Tuesday, July 05, 2016

COLUMN: Media Bias

It finally happened. The party's over.

Thanks so much, The Media Insight Project, for revealing the findings of your recent study to the general public. I could spend the next thousand words offering excuses, but due to your sobering dose of reality, all my readers will now see right through it. Since the cat's out of the bag, I suppose we should talk about it. The Media Insight Project made headlines last week when they unveiled their newest study containing a statistic none of us wanted to see:

Only 6% of the American public trust the media.

Great. So if I'm to understand this statistic correctly, for every 100 people that read my column, 6 of you earnestly take to heart what I have to say. The remaining 94 of you, then, must view my column as self-serving propaganda carefully constructed to push through the nefarious and clandestine agenda of my choosing -- an absurd accusation that I can only respond to by saying...

DRAT! FOILED AGAIN! And I would have gotten away with it if it weren't for you meddling kids and your pesky public surveying!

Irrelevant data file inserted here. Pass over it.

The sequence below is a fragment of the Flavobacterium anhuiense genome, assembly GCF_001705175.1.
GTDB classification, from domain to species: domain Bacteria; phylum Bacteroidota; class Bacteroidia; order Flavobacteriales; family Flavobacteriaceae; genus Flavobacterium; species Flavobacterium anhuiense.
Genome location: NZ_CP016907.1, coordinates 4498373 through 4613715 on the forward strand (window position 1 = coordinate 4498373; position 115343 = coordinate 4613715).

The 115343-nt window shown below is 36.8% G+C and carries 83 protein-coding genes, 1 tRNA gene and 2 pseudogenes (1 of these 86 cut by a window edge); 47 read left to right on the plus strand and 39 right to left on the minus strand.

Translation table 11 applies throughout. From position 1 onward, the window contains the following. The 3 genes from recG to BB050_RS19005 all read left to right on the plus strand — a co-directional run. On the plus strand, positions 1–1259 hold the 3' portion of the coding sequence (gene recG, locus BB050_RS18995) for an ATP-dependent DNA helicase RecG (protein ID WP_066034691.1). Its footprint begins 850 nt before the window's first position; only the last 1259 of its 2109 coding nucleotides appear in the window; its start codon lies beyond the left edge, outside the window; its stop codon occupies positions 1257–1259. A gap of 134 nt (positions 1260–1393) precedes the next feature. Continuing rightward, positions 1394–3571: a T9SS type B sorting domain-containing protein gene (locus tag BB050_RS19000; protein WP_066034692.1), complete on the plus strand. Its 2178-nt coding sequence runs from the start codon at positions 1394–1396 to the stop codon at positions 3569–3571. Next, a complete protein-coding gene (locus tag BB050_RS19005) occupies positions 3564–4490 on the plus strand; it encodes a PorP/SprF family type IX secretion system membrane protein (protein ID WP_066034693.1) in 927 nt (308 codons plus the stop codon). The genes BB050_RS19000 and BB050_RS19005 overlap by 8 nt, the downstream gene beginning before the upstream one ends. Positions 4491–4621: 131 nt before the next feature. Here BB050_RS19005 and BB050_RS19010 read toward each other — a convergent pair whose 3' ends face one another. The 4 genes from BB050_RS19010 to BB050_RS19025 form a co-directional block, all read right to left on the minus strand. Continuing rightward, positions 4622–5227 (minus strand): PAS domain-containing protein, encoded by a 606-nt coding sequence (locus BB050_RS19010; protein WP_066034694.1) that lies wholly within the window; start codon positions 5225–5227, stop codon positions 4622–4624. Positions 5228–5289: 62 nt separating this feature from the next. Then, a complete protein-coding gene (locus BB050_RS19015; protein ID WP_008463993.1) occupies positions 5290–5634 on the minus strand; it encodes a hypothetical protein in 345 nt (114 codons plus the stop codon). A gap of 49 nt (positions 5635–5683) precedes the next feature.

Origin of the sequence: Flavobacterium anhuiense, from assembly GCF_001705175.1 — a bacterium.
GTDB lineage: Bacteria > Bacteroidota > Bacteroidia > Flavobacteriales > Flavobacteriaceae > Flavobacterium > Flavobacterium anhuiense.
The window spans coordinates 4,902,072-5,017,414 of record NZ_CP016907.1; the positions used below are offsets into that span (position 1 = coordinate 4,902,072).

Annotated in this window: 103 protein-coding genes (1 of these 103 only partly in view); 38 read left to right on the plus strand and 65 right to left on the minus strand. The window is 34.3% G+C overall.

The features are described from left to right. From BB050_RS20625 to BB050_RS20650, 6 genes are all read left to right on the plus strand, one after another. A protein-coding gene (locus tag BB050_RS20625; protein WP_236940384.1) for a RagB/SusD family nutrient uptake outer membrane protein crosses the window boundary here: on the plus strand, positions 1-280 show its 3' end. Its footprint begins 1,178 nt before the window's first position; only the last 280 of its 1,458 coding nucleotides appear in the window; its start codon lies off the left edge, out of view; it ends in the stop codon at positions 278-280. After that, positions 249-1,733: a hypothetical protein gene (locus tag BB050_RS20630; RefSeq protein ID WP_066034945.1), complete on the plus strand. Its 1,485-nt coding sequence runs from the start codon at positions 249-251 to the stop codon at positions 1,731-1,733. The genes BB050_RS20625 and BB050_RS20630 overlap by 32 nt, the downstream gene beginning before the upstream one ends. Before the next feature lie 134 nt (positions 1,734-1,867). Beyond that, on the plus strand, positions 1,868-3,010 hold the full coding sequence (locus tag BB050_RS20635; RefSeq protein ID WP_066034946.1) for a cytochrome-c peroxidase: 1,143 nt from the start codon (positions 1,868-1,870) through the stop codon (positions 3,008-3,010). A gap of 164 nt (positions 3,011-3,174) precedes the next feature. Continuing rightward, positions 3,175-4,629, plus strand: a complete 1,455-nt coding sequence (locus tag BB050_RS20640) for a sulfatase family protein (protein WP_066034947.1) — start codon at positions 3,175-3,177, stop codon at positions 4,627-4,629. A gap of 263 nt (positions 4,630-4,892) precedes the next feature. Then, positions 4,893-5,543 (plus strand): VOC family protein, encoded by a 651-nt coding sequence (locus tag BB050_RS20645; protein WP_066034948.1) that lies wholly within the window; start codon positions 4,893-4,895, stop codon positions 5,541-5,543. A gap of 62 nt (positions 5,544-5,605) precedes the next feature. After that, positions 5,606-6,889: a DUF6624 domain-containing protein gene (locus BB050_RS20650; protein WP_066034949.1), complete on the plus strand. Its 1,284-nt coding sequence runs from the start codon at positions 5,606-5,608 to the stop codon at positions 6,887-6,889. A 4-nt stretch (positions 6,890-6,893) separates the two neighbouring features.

All my hard work down the drain. A decade of deceiving and manipulating you sheeple and for what? NOTHING. The years I've spent trying to make myself likeable? All of my heartstring-tugging sob stories? ("I don't have a girlfriend! Waaah! Poor me!") Clearly all designed to garner your sympathy. I've even had to pretend that I (shudder) like cats. All the effort, all the sacrifices I've had to make in the name of evil... and you people STILL don't trust me. Now that the truth is out there, they'll probably even kick me out of the Illuminati -- and just after I've been named club secretary. I hope you're happy.

In reality, the TRUTHIEST truth is there's no reason for you guys to distrust the media -- well, at least not THIS one. I've worked here for over 20 years now -- and from an insider perspective, I can honestly tell you that I've never seen one single hidden agenda at play, which I guess means we either don't have one or if we do, we're ESPECIALLY good at hiding it.